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August 1967

Syphilis as a Differential Diagnosis of Neck Masses

Author Affiliations

Fort Carson, Colo
From the otolaryngology (Maj Yarington) and dermatology (Maj Jensen) services, US Army Hospital, Fort Carson, Colo. Maj Yarington is now at West Virginia University School of Medicine, Morgantown, WVa.

Arch Otolaryngol. 1967;86(2):219-221. doi:10.1001/archotol.1967.00760050221022

SYPHILIS is well-known as a great mimic. It is also well accepted as a cause of cervical adenopathy (Winterbottom's sign). It is not, however, recognized by the modern head and neck surgeon as a cause of large neck masses which present themselves for diagnosis and treatment. Unfortunately, a serological examination is seldom part of the initial work-up of patients presenting with a primary neck mass. Two cases are presented which point out the need for more widespread use of serological diagnostic tests for syphilis by otolaryngologists, and, indeed, all physicians.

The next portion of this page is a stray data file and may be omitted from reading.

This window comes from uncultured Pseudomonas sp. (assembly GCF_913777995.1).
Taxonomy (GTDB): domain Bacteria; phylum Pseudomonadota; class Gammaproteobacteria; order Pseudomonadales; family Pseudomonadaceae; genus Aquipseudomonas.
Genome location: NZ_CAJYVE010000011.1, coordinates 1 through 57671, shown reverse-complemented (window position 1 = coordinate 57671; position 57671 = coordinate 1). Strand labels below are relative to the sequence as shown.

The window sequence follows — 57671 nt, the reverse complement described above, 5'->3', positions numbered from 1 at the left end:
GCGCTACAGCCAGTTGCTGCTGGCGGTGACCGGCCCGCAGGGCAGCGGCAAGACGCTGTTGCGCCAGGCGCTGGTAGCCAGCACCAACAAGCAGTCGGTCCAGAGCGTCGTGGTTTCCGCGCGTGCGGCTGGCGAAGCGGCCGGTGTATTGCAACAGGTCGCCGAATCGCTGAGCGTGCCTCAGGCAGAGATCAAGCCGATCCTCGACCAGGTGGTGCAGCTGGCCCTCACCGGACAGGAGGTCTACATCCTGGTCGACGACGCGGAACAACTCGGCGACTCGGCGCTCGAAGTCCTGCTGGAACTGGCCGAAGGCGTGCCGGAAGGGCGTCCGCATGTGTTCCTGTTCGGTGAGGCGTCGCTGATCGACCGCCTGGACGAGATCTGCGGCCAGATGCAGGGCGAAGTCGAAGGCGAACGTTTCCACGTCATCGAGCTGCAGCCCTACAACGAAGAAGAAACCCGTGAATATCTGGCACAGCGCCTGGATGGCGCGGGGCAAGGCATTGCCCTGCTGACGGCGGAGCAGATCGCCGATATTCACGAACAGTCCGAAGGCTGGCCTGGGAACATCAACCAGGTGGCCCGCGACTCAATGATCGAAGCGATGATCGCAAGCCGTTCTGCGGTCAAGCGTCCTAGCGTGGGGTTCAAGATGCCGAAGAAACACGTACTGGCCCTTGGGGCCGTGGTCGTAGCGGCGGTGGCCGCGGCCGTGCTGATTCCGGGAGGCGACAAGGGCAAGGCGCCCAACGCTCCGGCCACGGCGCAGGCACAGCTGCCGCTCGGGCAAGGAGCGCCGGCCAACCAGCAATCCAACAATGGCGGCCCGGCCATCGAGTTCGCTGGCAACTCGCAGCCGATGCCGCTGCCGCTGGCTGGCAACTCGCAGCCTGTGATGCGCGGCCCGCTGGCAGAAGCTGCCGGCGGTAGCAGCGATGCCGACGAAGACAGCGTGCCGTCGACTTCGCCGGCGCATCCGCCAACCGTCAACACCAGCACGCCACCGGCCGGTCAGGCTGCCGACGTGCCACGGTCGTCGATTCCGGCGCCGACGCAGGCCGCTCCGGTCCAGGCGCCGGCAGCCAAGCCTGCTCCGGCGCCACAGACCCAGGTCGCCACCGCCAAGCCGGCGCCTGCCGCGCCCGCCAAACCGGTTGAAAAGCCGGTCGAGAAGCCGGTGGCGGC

The two cases presented fall within the differential diagnostic area, including the various benign and malignant forms of lymphoid disease, as well as the benign lateral cysts of the neck, metastatic thyroid tumors, and primary deep-neck infection. Metastatic carcinoma of the neck was not seriously considered due to the clinical findings and the absence of any primary tumor on thorough

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